Long time series of Landsat satellite imagery are a rich source of information about how land cover has changed over the years. Landsat has recorded spatial patterns of disturbance and recovery in forests that are critical for understanding trends in resources such as carbon, water, habitat, and fiber.
In conjunction with the U.S. Geological Survey, NASA, and numerous universities, the Forest Service is leading the Landscape Change Monitoring System (LCMS) Science Team. This group is comprised of remote sensing scientists to identify and improve the state of the art in processing Landsat time series for land cover change mapping.
Several of the latest change detection algorithms are being tested against validation data in six diverse areas of the U.S. (see red polygons on map labeled by Landsat frame). Novel approaches to integrating the products of these algorithms are also being explored, with the intent of providing managers and scientists with a “best-available” map of forest change. Results of this team’s work are planned for operational implemented by the LCMS production team by the end of 2015.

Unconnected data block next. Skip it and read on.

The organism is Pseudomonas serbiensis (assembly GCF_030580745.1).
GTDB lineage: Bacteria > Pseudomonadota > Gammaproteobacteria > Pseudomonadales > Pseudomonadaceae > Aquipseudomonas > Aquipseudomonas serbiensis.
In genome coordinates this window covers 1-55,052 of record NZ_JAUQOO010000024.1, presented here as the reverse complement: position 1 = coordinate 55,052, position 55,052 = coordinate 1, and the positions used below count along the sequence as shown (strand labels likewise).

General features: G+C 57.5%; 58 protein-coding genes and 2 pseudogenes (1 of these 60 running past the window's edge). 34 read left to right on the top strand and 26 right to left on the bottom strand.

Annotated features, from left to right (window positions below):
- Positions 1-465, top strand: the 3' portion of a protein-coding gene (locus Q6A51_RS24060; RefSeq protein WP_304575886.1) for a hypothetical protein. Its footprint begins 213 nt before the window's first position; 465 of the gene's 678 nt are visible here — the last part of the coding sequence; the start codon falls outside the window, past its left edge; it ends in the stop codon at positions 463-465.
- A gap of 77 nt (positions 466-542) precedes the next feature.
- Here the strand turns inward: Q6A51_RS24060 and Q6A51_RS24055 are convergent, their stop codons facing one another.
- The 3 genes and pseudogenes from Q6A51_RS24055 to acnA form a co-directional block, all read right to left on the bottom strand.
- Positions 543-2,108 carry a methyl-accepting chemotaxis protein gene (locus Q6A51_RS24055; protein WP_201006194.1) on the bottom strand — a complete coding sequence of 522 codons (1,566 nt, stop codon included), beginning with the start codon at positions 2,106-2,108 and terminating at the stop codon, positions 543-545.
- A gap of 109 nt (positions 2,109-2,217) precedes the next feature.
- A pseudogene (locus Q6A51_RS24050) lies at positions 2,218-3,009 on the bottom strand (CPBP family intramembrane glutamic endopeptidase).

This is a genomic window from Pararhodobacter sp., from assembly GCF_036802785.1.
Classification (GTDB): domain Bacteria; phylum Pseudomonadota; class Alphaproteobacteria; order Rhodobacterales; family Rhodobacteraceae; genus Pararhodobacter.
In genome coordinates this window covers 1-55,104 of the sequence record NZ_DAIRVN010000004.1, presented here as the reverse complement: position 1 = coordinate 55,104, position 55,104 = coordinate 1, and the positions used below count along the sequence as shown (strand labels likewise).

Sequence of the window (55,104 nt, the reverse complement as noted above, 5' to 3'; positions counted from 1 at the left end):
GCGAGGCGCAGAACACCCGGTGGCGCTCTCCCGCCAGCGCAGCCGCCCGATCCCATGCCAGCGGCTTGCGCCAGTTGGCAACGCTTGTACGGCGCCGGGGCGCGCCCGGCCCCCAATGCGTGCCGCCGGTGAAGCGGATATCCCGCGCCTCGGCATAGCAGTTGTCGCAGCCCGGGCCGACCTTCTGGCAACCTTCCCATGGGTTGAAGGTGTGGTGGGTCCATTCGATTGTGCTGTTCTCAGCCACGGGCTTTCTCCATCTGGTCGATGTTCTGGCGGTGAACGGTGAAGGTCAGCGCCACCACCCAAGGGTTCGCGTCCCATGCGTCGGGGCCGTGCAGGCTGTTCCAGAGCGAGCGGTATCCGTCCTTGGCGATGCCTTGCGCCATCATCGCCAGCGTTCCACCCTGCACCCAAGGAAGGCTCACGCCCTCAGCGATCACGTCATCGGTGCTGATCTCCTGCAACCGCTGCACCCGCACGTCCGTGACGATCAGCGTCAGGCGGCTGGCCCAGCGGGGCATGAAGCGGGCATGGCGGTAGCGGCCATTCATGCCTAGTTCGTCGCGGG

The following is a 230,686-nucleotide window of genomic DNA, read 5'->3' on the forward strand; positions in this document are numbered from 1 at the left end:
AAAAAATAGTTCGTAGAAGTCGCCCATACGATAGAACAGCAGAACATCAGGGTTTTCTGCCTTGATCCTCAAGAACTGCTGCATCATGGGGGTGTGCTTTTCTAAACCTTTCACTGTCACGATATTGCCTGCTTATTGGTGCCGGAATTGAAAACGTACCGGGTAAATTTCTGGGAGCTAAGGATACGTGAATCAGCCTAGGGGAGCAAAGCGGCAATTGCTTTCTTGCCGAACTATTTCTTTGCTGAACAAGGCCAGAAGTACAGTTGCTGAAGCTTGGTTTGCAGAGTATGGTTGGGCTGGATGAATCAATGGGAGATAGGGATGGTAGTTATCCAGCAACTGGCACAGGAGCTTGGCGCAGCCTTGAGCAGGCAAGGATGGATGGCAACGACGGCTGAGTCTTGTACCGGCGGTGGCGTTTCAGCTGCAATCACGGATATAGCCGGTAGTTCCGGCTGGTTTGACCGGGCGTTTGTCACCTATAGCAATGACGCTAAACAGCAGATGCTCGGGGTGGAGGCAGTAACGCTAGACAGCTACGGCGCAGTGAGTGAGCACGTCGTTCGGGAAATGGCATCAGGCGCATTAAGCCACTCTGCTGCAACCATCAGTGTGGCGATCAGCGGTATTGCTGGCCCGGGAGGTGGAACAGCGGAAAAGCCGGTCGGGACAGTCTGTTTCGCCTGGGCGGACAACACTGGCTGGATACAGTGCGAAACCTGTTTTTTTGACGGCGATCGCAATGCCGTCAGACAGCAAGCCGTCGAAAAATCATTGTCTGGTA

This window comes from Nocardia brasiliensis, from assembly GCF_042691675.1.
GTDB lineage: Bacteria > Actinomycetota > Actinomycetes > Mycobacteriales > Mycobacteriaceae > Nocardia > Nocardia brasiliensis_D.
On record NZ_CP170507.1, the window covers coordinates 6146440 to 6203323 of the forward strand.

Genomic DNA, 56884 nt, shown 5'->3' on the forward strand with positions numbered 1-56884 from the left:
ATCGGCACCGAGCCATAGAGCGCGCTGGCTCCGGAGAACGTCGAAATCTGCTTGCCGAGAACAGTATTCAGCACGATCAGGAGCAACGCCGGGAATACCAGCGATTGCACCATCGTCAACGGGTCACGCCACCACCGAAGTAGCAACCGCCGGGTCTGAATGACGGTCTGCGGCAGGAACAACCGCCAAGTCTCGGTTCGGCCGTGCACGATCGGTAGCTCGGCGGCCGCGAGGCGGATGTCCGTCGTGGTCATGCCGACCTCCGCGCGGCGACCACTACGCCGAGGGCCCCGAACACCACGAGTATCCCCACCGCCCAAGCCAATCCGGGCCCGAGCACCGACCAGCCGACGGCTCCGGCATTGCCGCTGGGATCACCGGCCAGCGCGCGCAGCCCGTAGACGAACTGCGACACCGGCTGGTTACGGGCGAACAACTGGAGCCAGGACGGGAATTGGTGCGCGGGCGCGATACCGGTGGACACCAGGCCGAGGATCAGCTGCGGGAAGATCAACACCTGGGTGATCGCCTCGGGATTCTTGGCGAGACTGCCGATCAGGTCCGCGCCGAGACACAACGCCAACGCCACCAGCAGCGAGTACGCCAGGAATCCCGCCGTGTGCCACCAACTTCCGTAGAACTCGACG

The initial developmental phase is funded through the Forest Service’s Information Resources Direction Board as an extension of the successful inter-agency Monitoring Trends in Burn Severity Project.